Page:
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IMO python is pass by value if the parameter is basic types, like number, boolean

    bool_value = True

Will not change the outside bool_value, right?

So my question is how can I make the bool_value change takes effect in the outside one(pass by reference?

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You can't. (and this is padding for SO's briandamaged minimum comment length) –  Glenn Maynard Sep 6 '10 at 1:02
Why do you want to? What's the context that prohibits you from simply returning a value? –  detly Sep 6 '10 at 1:26

3 Answers 3

up vote 4 down vote accepted

You can use a list to enclose the inout variable:

def func(container):
    container[0] = True

container = [False]
print container[0]

The call-by-value/call-by-reference misnomer is an old debate. Python's semantics are more accurately described by CLU's call-by-sharing. See Fredrik Lundh's write up of this for more detail:

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if you are only using container for this purpose, there is no need to check container[0]. empty container for false and stick anything in it for true and then just test the container directly. –  aaronasterling Sep 6 '10 at 1:27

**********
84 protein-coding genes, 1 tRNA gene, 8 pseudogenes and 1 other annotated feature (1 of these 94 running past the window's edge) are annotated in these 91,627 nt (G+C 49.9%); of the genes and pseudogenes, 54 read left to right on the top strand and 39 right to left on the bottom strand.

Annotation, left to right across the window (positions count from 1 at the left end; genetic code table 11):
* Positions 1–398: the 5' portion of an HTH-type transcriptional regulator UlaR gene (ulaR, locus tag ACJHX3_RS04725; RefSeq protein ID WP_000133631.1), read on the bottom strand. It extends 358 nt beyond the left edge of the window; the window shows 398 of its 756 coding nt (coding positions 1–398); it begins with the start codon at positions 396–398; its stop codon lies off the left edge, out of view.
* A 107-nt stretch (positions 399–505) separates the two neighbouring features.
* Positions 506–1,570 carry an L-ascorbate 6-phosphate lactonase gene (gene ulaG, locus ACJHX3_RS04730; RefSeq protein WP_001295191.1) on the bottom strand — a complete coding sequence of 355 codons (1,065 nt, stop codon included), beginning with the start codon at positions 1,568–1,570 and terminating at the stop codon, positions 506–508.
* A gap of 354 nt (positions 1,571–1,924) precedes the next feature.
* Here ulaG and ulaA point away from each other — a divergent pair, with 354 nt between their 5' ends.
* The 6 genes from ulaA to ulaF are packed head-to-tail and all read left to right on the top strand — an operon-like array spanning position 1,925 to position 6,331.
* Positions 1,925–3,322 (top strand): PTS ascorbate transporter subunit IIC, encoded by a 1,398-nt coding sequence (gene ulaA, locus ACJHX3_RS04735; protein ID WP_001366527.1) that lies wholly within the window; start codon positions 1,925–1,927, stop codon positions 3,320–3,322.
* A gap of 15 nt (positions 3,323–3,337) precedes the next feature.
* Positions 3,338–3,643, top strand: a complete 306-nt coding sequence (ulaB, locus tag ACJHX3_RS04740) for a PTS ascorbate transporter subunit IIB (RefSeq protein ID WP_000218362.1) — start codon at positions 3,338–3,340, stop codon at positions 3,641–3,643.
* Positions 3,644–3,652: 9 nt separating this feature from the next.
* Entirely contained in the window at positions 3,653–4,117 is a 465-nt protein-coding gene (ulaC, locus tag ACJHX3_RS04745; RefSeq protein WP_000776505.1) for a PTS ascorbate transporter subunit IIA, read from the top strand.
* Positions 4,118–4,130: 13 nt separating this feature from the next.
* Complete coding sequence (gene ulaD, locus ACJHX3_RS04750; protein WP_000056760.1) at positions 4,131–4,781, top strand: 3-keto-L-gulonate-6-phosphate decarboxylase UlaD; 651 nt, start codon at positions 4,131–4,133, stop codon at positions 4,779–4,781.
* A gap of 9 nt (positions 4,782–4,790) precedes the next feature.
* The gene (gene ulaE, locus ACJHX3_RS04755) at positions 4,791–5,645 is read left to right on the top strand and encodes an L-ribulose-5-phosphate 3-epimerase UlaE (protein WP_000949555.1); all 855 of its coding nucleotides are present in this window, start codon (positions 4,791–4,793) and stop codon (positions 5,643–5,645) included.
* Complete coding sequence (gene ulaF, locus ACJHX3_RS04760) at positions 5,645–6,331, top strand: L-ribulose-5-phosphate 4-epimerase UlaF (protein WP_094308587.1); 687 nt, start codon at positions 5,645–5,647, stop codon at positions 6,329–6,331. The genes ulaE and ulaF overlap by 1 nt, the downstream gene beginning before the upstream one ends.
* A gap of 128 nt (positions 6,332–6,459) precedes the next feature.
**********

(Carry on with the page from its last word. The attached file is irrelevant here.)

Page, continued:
Sure, but I don't know the OP's use case from the question. I'm just showing one possible scenario; hopefully, the general method is clear enough. –  ars Sep 6 '10 at 2:39

Python (always), like Java (mostly) passes arguments (and, in simple assignment, binds names) by object reference. There is no concept of "pass by value", neither does any concept of "reference to a variables" -- only reference to a value (some express this by saying that Python doesn't have "variables"... it has names, which get bound to values -- and that is all that can ever happen).

Mutable objects can have mutating methods (some of which look like operators or even assignment, e.g a.b = c actually means type(a).__setattr__(a, 'b', c), which calls a method which may likely be a mutating ones).

But simple assignment to a barename (and argument passing, which is exactly the same as simple assignment to a barename) never has anything at all to do with any mutating methods.

Quite independently of the types involved, simple barename assignment (and, identically, argument passing) only ever binds or rebinds the specific name on the left of the =, never affecting any other name nor any object in any way whatsoever. You're very mistaken if you believe that types have anything to do with the semantics of argument passing (or, identically, simple assignment to barenames).

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Unmutable types can't, but if you send a user-defined class instance, a list or a dictionary, you can change it and keep with only one object.

Like this:

def add1(my_list):

a = []
print a

But, if you do my_list = [1], you obtain a new instance, losing the original reference inside the function, that's why you can't just do "my_bool = False" and hope that outside of the function your variable get that False

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